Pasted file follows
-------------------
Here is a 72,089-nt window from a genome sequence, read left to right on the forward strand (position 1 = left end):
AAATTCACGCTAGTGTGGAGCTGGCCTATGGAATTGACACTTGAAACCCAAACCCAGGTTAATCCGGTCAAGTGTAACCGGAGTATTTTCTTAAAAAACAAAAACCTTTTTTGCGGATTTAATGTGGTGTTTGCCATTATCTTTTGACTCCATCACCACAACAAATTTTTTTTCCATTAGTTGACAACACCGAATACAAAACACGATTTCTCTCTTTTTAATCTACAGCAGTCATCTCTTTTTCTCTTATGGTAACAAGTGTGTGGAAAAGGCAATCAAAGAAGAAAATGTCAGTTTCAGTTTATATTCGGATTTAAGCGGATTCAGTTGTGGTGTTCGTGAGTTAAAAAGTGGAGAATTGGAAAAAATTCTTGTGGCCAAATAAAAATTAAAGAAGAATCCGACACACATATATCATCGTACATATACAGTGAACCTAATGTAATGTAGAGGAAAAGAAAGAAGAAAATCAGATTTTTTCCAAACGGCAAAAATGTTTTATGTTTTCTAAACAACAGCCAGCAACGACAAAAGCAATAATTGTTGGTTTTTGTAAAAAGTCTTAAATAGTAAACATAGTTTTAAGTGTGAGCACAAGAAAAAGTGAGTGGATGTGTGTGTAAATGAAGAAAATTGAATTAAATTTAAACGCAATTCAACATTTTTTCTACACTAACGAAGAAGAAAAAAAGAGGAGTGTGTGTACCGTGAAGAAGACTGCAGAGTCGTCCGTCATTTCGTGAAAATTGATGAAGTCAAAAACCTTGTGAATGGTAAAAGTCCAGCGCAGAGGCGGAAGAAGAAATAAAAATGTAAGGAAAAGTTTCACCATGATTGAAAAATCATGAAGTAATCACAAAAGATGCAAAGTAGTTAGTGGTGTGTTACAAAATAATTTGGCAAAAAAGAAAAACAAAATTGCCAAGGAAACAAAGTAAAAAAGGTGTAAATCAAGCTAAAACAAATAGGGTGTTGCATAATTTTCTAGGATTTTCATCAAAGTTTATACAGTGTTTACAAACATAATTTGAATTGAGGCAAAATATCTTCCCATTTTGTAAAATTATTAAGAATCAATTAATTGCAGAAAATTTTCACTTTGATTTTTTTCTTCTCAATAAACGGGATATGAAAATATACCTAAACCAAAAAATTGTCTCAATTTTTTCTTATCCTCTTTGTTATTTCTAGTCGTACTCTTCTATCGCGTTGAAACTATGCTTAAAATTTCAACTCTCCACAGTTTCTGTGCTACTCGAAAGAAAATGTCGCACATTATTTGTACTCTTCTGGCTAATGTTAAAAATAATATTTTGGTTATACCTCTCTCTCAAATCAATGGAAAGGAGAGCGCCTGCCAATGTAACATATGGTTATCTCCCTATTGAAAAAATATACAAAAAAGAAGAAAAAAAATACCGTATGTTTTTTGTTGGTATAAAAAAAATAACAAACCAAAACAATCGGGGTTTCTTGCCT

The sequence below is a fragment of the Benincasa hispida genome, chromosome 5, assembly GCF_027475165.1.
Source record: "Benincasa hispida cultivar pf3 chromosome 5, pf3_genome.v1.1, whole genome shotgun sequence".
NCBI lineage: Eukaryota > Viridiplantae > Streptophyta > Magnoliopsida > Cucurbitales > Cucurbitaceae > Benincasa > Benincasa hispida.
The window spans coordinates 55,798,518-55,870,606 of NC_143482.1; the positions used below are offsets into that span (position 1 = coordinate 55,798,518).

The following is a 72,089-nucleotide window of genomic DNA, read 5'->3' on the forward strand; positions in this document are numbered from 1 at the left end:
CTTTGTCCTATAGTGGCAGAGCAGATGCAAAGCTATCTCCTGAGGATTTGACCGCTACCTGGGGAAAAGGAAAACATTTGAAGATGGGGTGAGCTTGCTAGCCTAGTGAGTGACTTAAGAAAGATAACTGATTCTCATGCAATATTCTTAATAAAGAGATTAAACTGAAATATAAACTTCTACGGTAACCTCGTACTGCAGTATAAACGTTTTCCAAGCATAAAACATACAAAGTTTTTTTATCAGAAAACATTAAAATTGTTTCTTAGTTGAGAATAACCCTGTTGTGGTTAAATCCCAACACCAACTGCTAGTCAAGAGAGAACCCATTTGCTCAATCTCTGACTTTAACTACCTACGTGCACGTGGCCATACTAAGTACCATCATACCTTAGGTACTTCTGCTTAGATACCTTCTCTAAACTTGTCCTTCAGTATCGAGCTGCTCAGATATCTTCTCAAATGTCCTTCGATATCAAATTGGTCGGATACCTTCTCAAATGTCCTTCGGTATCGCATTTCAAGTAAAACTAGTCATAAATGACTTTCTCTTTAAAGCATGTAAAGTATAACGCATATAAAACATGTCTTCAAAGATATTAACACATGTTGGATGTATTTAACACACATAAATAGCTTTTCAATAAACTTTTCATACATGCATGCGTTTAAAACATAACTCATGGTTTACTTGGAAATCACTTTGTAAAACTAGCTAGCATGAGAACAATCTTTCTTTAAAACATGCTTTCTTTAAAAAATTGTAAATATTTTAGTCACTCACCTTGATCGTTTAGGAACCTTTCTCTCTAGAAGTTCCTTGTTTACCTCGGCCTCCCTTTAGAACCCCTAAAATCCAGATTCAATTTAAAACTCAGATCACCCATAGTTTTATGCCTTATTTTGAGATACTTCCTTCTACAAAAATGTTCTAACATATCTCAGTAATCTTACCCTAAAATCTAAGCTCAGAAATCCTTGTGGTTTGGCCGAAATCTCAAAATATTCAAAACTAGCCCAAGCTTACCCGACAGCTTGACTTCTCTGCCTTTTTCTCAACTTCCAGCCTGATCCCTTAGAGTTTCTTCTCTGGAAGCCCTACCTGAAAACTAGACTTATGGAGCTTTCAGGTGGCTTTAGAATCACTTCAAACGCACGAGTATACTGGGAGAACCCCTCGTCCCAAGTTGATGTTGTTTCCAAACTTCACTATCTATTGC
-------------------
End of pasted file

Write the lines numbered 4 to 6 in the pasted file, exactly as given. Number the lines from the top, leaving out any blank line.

Source record: "Benincasa hispida cultivar pf3 chromosome 5, pf3_genome.v1.1, whole genome shotgun sequence".
NCBI lineage: Eukaryota > Viridiplantae > Streptophyta > Magnoliopsida > Cucurbitales > Cucurbitaceae > Benincasa > Benincasa hispida.
The window spans coordinates 55,798,518-55,870,606 of NC_143482.1; the positions used below are offsets into that span (position 1 = coordinate 55,798,518).